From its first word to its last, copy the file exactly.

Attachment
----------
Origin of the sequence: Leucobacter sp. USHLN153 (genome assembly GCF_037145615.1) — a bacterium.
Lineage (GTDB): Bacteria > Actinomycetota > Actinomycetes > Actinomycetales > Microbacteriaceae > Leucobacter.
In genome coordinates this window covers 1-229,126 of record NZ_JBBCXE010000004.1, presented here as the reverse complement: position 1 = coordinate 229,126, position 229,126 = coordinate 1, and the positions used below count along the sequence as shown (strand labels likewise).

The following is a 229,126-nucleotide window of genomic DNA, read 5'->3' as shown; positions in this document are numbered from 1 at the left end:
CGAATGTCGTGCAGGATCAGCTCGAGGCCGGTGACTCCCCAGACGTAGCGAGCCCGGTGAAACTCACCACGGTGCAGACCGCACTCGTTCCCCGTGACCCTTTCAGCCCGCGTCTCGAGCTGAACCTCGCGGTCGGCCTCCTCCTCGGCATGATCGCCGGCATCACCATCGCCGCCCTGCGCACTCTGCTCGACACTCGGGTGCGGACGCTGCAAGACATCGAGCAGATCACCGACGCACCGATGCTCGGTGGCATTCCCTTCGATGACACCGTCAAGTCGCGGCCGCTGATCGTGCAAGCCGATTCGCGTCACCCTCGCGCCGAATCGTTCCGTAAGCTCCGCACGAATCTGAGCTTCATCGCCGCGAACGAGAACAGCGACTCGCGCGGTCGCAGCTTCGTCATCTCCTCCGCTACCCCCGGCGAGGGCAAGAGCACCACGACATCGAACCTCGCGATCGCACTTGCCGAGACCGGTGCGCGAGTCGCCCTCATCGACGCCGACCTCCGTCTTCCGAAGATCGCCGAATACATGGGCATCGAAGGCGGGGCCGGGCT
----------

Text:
Origin of the sequence: Leucobacter sp. USHLN153 (genome assembly GCF_037145615.1) — a bacterium.
Lineage (GTDB): Bacteria > Actinomycetota > Actinomycetes > Actinomycetales > Microbacteriaceae > Leucobacter.
In genome coordinates this window covers 1-229,126 of record NZ_JBBCXE010000004.1, presented here as the reverse complement: position 1 = coordinate 229,126, position 229,126 = coordinate 1, and the positions used below count along the sequence as shown (strand labels likewise).

The following is a 229,126-nucleotide window of genomic DNA, read 5'->3' as shown; positions in this document are numbered from 1 at the left end:
CGAATGTCGTGCAGGATCAGCTCGAGGCCGGTGACTCCCCAGACGTAGCGAGCCCGGTGAAACTCACCACGGTGCAGACCGCACTCGTTCCCCGTGACCCTTTCAGCCCGCGTCTCGAGCTGAACCTCGCGGTCGGCCTCCTCCTCGGCATGATCGCCGGCATCACCATCGCCGCCCTGCGCACTCTGCTCGACACTCGGGTGCGGACGCTGCAAGACATCGAGCAGATCACCGACGCACCGATGCTCGGTGGCATTCCCTTCGATGACACCGTCAAGTCGCGGCCGCTGATCGTGCAAGCCGATTCGCGTCACCCTCGCGCCGAATCGTTCCGTAAGCTCCGCACGAATCTGAGCTTCATCGCCGCGAACGAGAACAGCGACTCGCGCGGTCGCAGCTTCGTCATCTCCTCCGCTACCCCCGGCGAGGGCAAGAGCACCACGACATCGAACCTCGCGATCGCACTTGCCGAGACCGGTGCGCGAGTCGCCCTCATCGACGCCGACCTCCGTCTTCCGAAGATCGCCGAATACATGGGCATCGAAGGCGGGGCCGGGCT